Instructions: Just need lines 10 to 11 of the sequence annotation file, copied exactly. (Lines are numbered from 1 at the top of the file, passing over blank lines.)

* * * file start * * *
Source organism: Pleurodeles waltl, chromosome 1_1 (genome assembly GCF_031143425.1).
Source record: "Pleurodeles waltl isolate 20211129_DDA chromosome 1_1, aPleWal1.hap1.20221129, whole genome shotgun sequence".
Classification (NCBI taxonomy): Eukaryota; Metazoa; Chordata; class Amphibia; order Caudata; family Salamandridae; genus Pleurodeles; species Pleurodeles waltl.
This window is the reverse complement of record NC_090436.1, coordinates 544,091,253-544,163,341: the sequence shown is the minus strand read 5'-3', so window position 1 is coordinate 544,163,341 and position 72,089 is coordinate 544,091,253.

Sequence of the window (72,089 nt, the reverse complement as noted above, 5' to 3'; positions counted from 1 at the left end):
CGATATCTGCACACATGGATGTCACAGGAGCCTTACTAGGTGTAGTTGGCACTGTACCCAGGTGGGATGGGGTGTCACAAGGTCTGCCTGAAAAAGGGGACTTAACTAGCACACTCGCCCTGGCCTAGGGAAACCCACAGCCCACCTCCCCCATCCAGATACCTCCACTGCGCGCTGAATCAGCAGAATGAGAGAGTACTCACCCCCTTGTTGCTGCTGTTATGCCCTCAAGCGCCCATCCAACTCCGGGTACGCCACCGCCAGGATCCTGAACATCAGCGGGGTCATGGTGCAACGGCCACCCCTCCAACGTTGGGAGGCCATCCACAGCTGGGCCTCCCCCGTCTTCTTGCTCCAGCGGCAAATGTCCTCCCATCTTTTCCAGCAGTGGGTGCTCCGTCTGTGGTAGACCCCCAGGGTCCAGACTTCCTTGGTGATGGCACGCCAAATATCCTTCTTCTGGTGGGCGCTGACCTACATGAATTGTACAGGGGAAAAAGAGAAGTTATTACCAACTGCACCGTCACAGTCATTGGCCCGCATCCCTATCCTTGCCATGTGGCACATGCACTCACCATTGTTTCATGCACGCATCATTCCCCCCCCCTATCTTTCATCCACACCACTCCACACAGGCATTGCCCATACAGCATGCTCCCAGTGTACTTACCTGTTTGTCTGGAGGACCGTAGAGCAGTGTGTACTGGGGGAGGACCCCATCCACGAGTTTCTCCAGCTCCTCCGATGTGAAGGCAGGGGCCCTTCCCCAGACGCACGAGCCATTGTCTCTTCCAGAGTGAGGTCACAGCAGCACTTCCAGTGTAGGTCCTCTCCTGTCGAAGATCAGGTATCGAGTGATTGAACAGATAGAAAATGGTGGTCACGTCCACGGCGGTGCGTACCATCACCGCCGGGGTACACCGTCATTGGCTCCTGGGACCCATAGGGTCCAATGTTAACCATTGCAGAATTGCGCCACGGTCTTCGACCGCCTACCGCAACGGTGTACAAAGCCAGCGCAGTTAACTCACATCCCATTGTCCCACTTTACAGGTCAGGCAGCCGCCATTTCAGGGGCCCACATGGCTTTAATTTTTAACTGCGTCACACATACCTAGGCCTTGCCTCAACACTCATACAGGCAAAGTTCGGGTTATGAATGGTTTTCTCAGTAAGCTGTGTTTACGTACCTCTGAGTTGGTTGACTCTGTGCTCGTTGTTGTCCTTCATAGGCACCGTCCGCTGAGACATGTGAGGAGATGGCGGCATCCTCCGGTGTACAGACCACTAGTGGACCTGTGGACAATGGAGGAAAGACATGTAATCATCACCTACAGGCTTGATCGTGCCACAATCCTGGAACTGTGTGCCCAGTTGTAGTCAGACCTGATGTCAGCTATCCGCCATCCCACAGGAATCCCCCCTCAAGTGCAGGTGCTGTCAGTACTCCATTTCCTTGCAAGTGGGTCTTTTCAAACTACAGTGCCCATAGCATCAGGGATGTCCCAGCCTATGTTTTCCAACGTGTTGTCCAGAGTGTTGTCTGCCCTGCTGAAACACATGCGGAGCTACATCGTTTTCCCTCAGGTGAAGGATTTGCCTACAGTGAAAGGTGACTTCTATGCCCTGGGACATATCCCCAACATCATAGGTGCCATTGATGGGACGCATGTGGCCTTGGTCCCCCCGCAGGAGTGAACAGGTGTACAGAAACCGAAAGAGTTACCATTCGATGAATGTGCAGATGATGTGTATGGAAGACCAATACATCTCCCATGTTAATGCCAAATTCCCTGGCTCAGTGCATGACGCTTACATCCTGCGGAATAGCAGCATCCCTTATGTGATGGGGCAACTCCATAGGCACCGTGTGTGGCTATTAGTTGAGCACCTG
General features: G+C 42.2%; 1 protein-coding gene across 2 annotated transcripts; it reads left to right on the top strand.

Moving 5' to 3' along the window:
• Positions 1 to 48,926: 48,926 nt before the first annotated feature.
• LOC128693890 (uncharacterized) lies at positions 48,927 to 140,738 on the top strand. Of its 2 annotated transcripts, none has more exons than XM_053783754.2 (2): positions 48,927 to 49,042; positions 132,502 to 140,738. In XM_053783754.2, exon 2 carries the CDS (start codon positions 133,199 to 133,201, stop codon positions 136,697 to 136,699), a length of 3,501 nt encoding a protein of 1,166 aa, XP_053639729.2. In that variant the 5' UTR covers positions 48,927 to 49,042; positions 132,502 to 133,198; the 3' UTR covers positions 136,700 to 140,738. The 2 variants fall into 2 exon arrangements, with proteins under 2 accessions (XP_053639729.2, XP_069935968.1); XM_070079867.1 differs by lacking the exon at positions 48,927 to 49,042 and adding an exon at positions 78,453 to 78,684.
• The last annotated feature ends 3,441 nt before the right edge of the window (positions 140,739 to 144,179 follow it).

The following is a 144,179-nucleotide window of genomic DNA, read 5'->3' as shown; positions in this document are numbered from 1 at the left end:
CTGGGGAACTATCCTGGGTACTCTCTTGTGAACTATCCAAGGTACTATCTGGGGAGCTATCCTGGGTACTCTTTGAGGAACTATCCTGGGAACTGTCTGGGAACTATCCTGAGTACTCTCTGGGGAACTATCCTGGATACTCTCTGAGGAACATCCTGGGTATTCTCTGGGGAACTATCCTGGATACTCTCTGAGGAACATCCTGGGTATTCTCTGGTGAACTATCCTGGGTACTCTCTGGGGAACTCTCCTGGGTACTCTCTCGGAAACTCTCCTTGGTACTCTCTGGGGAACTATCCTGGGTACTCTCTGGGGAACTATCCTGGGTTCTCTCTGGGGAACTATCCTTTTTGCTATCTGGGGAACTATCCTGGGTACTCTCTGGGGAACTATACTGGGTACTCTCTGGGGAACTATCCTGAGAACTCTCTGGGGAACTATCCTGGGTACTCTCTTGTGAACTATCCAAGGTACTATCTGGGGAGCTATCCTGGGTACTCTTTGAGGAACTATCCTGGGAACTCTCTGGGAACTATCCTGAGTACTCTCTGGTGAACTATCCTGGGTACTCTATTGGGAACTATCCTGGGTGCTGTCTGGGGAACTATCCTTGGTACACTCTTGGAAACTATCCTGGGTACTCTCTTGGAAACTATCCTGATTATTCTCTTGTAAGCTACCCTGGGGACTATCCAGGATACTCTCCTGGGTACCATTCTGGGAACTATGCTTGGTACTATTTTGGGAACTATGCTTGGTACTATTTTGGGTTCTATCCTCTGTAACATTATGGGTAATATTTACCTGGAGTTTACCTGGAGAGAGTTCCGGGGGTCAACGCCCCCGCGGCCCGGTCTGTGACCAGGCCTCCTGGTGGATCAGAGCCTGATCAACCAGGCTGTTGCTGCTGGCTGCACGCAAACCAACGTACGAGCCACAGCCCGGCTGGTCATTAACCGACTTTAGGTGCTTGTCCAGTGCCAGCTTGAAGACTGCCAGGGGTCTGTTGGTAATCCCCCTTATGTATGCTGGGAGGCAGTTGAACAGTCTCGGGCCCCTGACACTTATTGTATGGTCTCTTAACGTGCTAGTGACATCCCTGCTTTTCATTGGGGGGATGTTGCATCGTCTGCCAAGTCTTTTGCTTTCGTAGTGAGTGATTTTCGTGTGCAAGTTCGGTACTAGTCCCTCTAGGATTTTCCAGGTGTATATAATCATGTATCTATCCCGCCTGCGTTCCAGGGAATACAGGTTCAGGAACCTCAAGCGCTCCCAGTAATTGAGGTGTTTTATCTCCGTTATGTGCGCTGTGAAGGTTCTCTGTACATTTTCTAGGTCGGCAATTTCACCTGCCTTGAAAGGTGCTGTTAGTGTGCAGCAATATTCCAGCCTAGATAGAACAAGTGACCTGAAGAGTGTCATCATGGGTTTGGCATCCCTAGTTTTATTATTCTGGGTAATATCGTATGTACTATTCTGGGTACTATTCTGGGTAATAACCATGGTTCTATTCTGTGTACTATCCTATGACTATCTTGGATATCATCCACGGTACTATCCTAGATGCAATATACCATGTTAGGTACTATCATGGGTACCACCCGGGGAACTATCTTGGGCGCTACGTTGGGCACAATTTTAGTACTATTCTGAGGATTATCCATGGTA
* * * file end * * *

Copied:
• LOC128693890 (uncharacterized) lies at positions 48,927 to 140,738 on the top strand. Of its 2 annotated transcripts, none has more exons than XM_053783754.2 (2): positions 48,927 to 49,042; positions 132,502 to 140,738. In XM_053783754.2, exon 2 carries the CDS (start codon positions 133,199 to 133,201, stop codon positions 136,697 to 136,699), a length of 3,501 nt encoding a protein of 1,166 aa, XP_053639729.2. In that variant the 5' UTR covers positions 48,927 to 49,042; positions 132,502 to 133,198; the 3' UTR covers positions 136,700 to 140,738. The 2 variants fall into 2 exon arrangements, with proteins under 2 accessions (XP_053639729.2, XP_069935968.1); XM_070079867.1 differs by lacking the exon at positions 48,927 to 49,042 and adding an exon at positions 78,453 to 78,684.
• The last annotated feature ends 3,441 nt before the right edge of the window (positions 140,739 to 144,179 follow it).